It’s fresh roasted pheasant for Christmas dinner at the Henderson household, father Michael having dressed as Santa for the hunt and mother Cassie preparing the meal, Lauren and Ben upstairs playing games and Eric about the house somewhere, and due over later are neighbours Lucy and Jack, both of them acting a bit off when they arrive, but the Hendersons are dutiful hosts.
Their door always open to their friends, both Lauren and Jack have been oddly tactile since their arrival yet the conversation is stilted, the guests disinterested in the seasonal celebrations and more concerned with objects such as Michael’s shotgun, as if they know their function but have difficulty comprehending their purpose.
The evening meal taking an unexpected direction, Cassie ends up flat out after her efforts in the kitchen and Lucy and Jack’s deviation from festive norms shocks and surprises the Hendersons as they realise that rather than party games their guests intend to explore the limits of their hosts’ tolerance under extreme duress.
Its world premiere at FrightFest, Hosts is described as a science fiction thriller, the feature debut of directors Adam Leader and Richard Oakes who also wrote the script which is high on bloodshed and awkward family dynamics but low on believable characters or situations, the Henderson’s gawking rather than intervening and Lauren calling her boyfriend instead of the police.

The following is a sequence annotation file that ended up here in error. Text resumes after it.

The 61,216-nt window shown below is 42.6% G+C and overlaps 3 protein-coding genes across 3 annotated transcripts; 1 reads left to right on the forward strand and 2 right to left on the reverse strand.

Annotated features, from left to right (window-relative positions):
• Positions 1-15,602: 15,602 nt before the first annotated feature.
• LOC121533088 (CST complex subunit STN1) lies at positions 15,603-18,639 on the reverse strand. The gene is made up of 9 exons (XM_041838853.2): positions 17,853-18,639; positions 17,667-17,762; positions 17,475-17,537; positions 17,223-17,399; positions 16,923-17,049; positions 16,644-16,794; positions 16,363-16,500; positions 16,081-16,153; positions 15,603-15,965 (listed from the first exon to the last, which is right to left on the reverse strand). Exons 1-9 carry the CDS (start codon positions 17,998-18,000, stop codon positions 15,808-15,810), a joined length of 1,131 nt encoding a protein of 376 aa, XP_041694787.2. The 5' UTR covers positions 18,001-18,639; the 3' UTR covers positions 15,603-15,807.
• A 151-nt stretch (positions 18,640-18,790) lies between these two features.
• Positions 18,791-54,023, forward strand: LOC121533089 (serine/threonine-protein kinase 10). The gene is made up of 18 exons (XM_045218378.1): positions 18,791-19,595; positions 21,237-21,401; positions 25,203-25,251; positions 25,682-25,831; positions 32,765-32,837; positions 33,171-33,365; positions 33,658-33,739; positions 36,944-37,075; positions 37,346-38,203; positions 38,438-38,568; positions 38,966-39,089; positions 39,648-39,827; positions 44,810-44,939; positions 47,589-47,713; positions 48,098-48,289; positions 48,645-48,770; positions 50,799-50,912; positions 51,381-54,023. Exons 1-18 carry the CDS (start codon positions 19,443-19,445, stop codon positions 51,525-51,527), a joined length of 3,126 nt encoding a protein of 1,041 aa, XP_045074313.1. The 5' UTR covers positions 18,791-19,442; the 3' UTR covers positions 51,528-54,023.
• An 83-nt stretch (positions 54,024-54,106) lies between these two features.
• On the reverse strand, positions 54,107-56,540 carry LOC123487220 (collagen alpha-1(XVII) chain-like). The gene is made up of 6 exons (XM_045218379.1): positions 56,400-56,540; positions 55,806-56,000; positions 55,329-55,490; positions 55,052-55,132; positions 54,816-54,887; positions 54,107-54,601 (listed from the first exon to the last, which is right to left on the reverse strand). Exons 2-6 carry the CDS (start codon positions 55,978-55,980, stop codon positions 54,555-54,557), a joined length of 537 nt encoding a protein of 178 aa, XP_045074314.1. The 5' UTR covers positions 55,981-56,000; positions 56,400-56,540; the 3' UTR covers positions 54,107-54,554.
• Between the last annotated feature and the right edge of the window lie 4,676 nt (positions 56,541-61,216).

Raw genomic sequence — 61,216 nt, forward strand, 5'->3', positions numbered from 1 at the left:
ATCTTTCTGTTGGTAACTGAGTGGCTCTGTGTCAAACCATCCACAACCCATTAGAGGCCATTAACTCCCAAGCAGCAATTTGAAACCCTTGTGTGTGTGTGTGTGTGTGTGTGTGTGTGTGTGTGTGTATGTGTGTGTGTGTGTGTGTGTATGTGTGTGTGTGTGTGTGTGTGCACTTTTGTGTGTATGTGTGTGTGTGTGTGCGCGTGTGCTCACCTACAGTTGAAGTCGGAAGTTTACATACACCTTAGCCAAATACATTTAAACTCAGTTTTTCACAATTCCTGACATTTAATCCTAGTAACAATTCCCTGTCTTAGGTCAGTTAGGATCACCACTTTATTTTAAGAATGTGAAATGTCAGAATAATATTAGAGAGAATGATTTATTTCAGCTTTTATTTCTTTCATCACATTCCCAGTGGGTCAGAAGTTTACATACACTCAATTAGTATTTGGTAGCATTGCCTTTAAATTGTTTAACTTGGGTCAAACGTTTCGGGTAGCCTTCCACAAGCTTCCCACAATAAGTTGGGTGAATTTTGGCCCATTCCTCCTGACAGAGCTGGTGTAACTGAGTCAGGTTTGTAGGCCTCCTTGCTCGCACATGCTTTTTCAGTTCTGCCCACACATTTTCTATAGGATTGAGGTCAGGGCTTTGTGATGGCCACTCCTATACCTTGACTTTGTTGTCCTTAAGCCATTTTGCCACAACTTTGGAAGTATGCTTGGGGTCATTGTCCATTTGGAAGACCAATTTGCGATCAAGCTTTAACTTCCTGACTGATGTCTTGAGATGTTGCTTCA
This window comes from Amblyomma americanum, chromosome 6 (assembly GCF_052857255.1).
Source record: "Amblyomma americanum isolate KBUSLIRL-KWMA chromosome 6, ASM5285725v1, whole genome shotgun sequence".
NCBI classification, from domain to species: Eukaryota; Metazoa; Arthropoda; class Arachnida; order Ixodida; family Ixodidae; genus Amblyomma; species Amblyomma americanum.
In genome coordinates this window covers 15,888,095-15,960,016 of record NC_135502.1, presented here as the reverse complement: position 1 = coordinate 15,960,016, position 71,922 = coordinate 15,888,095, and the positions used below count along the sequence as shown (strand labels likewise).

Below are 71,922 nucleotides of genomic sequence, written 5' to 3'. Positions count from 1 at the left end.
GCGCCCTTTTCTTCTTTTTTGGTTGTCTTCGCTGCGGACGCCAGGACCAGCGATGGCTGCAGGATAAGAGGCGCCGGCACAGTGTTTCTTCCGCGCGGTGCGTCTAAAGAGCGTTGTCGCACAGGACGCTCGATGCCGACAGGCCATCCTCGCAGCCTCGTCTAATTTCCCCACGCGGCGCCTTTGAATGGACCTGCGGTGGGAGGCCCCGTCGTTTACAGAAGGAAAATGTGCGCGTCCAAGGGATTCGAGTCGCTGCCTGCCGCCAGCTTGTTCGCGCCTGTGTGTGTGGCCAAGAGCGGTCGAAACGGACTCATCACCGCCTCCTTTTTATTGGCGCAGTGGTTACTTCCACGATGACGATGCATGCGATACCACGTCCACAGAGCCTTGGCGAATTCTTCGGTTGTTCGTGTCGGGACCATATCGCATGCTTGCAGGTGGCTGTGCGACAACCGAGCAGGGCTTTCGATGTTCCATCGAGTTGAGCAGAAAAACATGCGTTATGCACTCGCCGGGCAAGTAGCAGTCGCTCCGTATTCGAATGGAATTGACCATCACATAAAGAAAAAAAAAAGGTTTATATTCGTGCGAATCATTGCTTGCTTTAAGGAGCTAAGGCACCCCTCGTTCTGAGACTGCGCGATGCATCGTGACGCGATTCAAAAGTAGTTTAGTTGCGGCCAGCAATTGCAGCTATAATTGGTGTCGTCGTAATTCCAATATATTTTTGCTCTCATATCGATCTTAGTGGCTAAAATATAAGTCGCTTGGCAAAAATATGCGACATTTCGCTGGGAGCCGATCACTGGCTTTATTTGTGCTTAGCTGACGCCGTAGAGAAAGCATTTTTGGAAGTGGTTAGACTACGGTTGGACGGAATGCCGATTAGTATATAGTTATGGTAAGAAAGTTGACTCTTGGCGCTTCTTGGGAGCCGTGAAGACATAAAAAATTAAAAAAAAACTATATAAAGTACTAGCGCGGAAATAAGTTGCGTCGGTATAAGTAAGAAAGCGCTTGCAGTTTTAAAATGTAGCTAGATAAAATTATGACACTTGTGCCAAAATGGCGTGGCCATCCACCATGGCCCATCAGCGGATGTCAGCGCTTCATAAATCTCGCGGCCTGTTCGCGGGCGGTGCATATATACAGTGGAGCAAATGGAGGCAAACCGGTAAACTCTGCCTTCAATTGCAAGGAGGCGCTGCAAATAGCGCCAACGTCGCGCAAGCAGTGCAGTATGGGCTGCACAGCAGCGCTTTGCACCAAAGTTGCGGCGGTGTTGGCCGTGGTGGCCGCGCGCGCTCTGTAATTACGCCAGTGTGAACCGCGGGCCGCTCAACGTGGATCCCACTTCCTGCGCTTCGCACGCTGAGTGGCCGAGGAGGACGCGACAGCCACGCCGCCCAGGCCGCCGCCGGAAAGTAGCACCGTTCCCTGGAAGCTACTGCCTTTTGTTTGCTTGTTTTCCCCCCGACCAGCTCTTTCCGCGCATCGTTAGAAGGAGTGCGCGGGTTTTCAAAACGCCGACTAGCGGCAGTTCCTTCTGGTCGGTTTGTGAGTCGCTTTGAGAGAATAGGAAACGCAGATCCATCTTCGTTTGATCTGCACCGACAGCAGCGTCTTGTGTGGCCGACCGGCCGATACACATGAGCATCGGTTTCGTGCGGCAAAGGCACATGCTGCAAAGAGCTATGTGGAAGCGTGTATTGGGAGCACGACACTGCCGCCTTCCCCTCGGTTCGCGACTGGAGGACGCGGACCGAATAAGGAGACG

The emphasis on torture rather than creating a complex storyline, the dialogue is flat and the premise underdeveloped, a minimalist home invasion movie tied to a single location with aliens inexplicably serving as the catalyst, raising more questions than it answers, first among them why any intelligence with the means to travel to another planet would think suffering was the best way to understand another species?
With Samantha Loxley and Neal Ward as the hosts to the luminous beings of energy who have descended from the winter sky, Frank Jakeman and Jennifer K Preston lead a family who behave like strangers with each other, their home filled with out-of-place religious images of sacrifice which serve no function in the narrative despite the parallels which, if explored, could have given the film another layer beyond skin deep.